This process therefore involves three interleaving latencies at steps 1101, 1104, and 1106. It is these three latencies that create the bottle neck in the decoding process and limit overall performance. The receiver has a limited latency budget (e.g., 10 μs) before it must transmit an acknowledge signal back to the transmitter. Using the prior art coding method, the receiver generally requires a total interleaving latency of 7.2 μs, preventing accommodation of Gbps speeds.

FIG. 12 illustrates the process of decoding signals in accordance with the present invention. In this process, the LSB metrics and MSB metrics are both de-interleaved in parallel in the first step 1201. The receiver then decodes the LSBs in order to determine the MSBs (step 1202). The LSBs are then re-encoded (step 1204). The receiver can now select the MSB metrics (step 1204) and decode the MSBs (step 1205).

Because of the interleaving structure used in the encoding process of present invention, the receiver can reduce the interleaving latencies from three to one, producing a latency of only 2.4 μs in one embodiment of the present invention. Because the LSBs and MSBs can be de-interleaved in parallel in the first step, the receiver requires only one de-interleaving step. Not only does the present invention increase performance, but it also allows for reduced complexity in the receiver hardware by reducing the number of required interleavers. The method of the present invention is also backward compatible with current receivers.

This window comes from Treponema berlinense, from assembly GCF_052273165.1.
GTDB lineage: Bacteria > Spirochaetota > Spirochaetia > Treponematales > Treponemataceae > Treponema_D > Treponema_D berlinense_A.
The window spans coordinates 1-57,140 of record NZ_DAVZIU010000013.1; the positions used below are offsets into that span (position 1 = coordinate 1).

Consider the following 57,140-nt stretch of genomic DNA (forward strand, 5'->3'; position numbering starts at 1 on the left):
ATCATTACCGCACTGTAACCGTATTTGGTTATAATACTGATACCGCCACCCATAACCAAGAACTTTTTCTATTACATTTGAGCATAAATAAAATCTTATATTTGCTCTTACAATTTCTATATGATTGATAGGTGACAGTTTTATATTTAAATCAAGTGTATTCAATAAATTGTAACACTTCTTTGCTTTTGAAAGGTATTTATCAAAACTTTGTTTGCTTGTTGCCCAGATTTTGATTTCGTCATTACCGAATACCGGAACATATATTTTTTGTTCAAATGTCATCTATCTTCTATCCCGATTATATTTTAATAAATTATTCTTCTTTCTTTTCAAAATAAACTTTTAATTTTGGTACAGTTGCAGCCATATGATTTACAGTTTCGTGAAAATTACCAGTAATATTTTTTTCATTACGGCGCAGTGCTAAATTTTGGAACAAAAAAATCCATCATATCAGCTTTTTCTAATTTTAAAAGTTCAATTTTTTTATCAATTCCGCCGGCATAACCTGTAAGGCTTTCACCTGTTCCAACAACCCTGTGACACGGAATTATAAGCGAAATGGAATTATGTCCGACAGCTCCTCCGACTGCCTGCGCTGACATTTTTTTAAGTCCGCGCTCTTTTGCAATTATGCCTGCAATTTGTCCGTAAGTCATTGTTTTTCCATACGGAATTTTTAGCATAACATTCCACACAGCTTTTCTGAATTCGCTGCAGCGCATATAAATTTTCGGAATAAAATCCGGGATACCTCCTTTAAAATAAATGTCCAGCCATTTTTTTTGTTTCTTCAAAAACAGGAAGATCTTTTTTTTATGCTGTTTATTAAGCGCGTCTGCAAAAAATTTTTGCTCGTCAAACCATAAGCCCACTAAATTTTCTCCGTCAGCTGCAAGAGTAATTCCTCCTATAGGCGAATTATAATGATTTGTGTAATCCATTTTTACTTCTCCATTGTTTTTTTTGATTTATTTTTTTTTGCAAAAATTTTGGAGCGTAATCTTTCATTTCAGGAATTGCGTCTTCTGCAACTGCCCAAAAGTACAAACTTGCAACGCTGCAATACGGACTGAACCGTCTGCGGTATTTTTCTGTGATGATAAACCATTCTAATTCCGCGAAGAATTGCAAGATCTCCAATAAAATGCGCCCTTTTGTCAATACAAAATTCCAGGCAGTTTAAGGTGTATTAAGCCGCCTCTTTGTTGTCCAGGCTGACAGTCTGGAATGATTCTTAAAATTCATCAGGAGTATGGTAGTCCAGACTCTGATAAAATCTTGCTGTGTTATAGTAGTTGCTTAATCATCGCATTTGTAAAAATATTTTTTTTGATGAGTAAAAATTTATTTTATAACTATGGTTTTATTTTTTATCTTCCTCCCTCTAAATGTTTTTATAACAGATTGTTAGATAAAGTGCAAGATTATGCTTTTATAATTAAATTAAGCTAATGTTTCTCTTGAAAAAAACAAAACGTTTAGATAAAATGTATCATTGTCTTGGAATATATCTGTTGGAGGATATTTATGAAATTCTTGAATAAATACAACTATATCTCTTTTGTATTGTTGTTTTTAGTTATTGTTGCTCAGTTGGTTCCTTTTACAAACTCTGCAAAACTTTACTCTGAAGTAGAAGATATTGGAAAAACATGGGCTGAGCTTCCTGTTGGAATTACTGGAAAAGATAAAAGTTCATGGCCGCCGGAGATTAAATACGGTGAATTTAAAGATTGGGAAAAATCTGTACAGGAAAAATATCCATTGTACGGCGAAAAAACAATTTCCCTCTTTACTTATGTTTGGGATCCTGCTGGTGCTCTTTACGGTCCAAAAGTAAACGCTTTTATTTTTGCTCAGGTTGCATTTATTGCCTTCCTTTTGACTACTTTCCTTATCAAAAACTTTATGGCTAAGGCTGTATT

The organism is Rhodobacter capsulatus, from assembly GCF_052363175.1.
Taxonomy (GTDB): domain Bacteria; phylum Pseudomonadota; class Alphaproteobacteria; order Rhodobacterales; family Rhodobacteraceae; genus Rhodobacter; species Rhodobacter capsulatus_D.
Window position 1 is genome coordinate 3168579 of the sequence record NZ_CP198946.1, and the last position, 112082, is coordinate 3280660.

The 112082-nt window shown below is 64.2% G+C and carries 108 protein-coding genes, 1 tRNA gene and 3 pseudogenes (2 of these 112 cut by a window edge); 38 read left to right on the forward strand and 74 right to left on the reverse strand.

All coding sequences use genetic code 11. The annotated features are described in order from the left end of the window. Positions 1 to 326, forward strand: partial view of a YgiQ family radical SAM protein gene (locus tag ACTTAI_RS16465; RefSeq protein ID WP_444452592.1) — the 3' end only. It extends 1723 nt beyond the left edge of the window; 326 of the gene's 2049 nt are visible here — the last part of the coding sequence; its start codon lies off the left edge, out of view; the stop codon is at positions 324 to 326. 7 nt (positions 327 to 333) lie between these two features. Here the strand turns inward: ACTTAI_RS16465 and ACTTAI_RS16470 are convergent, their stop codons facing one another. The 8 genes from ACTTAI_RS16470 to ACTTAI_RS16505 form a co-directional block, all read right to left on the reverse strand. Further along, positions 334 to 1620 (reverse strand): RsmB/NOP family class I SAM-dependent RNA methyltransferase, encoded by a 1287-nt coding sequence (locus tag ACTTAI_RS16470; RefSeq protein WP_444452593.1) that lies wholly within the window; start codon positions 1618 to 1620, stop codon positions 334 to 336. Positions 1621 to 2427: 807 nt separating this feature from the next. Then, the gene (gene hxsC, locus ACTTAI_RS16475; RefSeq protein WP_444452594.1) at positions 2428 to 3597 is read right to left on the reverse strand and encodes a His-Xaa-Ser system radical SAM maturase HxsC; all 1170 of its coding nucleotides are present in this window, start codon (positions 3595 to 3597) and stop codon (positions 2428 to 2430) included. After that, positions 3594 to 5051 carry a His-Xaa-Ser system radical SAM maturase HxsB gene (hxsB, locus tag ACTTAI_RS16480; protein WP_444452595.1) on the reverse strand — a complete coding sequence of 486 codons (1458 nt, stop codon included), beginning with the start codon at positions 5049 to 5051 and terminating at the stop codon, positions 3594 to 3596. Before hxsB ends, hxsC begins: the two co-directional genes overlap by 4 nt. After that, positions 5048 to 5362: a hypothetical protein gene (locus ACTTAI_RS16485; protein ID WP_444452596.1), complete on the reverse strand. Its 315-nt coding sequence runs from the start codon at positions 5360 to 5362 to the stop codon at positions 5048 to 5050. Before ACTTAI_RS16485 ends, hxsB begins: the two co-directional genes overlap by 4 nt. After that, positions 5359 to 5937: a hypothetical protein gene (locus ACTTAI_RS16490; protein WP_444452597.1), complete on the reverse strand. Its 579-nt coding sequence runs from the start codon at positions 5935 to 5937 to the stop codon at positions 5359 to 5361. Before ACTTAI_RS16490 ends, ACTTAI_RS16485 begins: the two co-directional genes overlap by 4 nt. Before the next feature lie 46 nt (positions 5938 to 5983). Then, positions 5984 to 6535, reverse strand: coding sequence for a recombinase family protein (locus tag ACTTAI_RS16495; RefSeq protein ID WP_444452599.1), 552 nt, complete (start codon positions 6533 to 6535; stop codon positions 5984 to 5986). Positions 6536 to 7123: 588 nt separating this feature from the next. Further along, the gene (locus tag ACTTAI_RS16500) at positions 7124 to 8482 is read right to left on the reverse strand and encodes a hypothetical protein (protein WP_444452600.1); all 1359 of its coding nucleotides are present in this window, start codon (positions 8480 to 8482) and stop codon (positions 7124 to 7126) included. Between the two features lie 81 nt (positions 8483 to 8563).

The parallel de-interleaving of the LSBs and MSBs at the receiver has two requirements. The first is that the MSBs are a function of only one LSB, instead of two as is done in the prior art. This makes the bit metric calculations easier. The second requirement is that the alternative interleavers are identical, as illustrated in FIG. 9 (i.e. interleaver 911 is a function of interleaver 913).

The following example is for a 1.024 Gbps system. The MSB encoder in this example equals an 8-state at base rate 1/3. The LSB encoder equals a 64-state at base rate 1/3. The generator polynomial for the MSBs is [13 15 17], and the generator polynomial for the LSBs is [155 127 1171] (the same as the one for 802.15.3a).

The puncture patterns for the MSB encoder are:

% rate 1/2

Puncture pattern=[1; 0; 1]

% rate 2/3

Puncture pattern=[1 1; 1 0; 0 0]

% rate 3/4

Puncture pattern=[0 0 0; 1 0 1; 1 1 0]

% rate 4/5

Puncture pattern=[1 0 1 1; 0 0 0 0; 1 1 0 0]

The puncture patterns for the LSB encoder are: